Towns get bad news on state aid
By JANE ROH • Courier-Post Staff • February 25, 2010
TRENTON — Municipal officials hoping for less bad news in a grim budget environment were told Wednesday by Gov. Chris Christie that the state would be slashing their aid.
"I'd love to be able to tell you that municipal aid will stay level, but it's not," Christie said. "So you need to prepare for what's coming down the line, because at the end of the day we don't have a choice but to do these things."
Speaking before mayors at the League of Municipalities' annual Mayor's Legislative Day, Christie attacked the budget of predecessor Jon S. Corzine, laid into familiar foes such as public employee pay packages and the Council on Affordable Housing, and gently scolded lawmakers for lethargy on the long-running issue of property taxes.
It was a speech that didn't sit well with several local mayors.
"It was a complete waste of time," said Mayor Fred Grant, of East Greenwich in Gloucester County. "The governor came in and started off the speech saying he was happy to have a frank conversation with the mayors of New Jersey, and he just gave a speech telling us there are going to be cuts all over the board and didn't take any input."
Grant added that Christie spends too much time blaming municipalities for the state's budget crisis.
The governor compared the situation officials in New Jersey find themselves in to the 1969 film "Butch Cassidy and the Sundance Kid."
"When they were running and got to the edge of that cliff, they had a seminal decision to make -- are they going to get shot from behind or are they going to take the chance to jump off the cliff and hope that when they land, they survive. I don't suggest either are attractive options, but they are the options we have left," Christie said. "We have to hold hands at every level of government and jump off a cliff. I firmly believe that we will land and we will land fine. The ruination of New Jersey's economy and the quality of life we want all our citizens to have is certain if we don't take this course."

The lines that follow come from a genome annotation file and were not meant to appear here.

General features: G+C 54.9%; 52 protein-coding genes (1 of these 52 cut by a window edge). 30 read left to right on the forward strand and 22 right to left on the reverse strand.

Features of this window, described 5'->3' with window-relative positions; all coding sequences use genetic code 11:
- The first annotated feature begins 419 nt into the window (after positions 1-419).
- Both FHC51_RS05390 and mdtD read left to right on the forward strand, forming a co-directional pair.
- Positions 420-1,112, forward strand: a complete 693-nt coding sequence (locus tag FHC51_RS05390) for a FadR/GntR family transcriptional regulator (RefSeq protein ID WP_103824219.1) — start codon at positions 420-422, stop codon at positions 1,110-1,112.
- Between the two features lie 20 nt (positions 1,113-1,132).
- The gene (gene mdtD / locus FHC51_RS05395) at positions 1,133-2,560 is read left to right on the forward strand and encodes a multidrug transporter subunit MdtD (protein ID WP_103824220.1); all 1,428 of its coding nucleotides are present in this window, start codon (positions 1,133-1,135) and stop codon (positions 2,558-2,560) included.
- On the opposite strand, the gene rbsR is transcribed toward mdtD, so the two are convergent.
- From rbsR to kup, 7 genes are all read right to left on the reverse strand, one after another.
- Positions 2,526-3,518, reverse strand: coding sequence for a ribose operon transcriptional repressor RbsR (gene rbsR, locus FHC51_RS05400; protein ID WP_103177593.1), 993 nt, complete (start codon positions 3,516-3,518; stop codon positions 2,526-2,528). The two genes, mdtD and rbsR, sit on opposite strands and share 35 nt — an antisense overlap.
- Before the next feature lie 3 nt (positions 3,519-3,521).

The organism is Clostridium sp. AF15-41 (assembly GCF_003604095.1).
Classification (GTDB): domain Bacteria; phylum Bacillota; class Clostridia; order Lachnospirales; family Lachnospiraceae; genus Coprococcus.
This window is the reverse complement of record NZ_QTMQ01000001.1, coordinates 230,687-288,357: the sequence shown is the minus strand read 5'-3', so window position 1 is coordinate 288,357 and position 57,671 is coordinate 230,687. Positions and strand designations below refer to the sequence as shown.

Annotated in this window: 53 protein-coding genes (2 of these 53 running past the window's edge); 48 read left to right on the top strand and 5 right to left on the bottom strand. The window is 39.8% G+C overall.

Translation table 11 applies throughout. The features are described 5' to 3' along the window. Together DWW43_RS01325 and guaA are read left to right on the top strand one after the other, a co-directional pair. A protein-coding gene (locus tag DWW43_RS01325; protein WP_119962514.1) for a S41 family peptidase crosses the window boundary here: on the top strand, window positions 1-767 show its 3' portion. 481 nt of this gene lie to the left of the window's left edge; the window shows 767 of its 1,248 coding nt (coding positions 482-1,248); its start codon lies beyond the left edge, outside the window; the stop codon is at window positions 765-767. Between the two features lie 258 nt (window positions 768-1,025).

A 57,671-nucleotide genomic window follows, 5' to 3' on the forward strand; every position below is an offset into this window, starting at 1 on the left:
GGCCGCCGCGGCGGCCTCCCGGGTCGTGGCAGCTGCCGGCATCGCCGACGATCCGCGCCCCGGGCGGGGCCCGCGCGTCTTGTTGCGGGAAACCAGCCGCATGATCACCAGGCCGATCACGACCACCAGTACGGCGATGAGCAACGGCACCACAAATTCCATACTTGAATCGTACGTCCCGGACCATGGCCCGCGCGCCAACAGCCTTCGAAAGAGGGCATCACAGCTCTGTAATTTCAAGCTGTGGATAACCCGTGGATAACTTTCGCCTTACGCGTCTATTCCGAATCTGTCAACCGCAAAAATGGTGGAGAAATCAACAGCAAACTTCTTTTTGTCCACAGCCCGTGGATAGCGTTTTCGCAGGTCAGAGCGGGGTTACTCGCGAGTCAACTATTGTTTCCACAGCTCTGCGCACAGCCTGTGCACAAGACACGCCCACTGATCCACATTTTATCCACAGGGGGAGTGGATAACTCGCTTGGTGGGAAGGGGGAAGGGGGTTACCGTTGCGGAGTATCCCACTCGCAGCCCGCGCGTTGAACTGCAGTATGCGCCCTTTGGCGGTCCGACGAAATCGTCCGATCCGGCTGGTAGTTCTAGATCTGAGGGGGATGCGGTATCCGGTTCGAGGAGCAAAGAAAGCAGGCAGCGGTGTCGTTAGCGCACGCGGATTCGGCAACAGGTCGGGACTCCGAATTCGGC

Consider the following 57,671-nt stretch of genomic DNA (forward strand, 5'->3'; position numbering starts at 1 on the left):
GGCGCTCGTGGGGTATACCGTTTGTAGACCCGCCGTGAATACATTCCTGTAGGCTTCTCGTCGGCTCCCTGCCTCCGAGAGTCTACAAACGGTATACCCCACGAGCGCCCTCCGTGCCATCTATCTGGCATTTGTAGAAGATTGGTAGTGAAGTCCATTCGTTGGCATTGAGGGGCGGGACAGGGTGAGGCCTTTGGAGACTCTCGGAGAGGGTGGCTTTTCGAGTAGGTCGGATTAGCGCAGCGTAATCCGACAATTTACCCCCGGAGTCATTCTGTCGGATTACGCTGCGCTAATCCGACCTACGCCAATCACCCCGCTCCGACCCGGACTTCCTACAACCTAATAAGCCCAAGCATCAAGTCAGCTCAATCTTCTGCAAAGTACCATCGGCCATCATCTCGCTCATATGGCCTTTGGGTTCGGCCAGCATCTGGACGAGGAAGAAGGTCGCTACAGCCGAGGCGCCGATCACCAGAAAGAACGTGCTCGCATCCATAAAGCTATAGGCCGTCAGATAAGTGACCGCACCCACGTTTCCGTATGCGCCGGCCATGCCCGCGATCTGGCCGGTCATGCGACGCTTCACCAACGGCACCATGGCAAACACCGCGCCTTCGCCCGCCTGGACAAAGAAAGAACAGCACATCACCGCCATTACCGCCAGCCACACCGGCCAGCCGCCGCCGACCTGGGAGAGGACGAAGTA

Gloucester Township Mayor David Mayer praised Christie's "good and direct" speech, but complained that Christie was more concerned about his projected $11 billion budget deficit than with the predicament municipalities face.
"I don't think we need to jump off a cliff. What we need to do is keep our taxpayers from falling off," the former assemblyman said. "He's not solving the problem. He's solving the state's budget problem. I don't know if that's leadership."
Christie repeatedly promised to give municipalities "the tools" to combat higher taxes, such as ending binding arbitration, eliminating COAH, more changes to public workers' pensions and benefits, and cracking down on state boards and authorities. He has issued executive orders to begin that process, and on Monday the Senate passed a package of pension and benefits reforms.
But officials packed into the State House committee room said they weren't just there to listen to Christie speak. They were there to get answers on those feared municipal aid cuts and appeal for state lawmakers' help in minimizing anticipated property tax hikes.
The League of Municipalities has said that the best it was hoping for was for Christie to announce regular municipal aid would remain flat. Though Christie delivered bad news, municipalities will still be squirming until he announces how much will be cut during his budget speech on March 16. He has already informed school districts to expect cuts of up to 15 percent.
"We need to do cuts in (state) government spending. We need to make sure the cuts that we implement are on our obligations and our budgets -- not passing that burden onto local communities that's going to drive up property taxes," said Assemblyman Louis D. Greenwald, D-Camden, chairman of the budget committee.
He advocates giving municipalities the authority to diversify their tax revenues, which would allow some to implement local sales taxes.
Many mayors warn that substantial decreases from Trenton will force them to lean harder on already overtaxed residents.
In the tri-county area, mayors from East Greenwich, Gloucester Township, Haddonfield, Deptford, and Collingswood attended the conference. Cherry Hill Mayor Bernie Platt is in Florida for his annual month long vacation. On Monday, Chief of Staff Dan Keashen asked council Vice President Sara Lipsett to represent the township. Both Lipsett and Keashen were in attendance.
Reach Jane Roh at (856) 486-2919 or firstname.lastname@example.org
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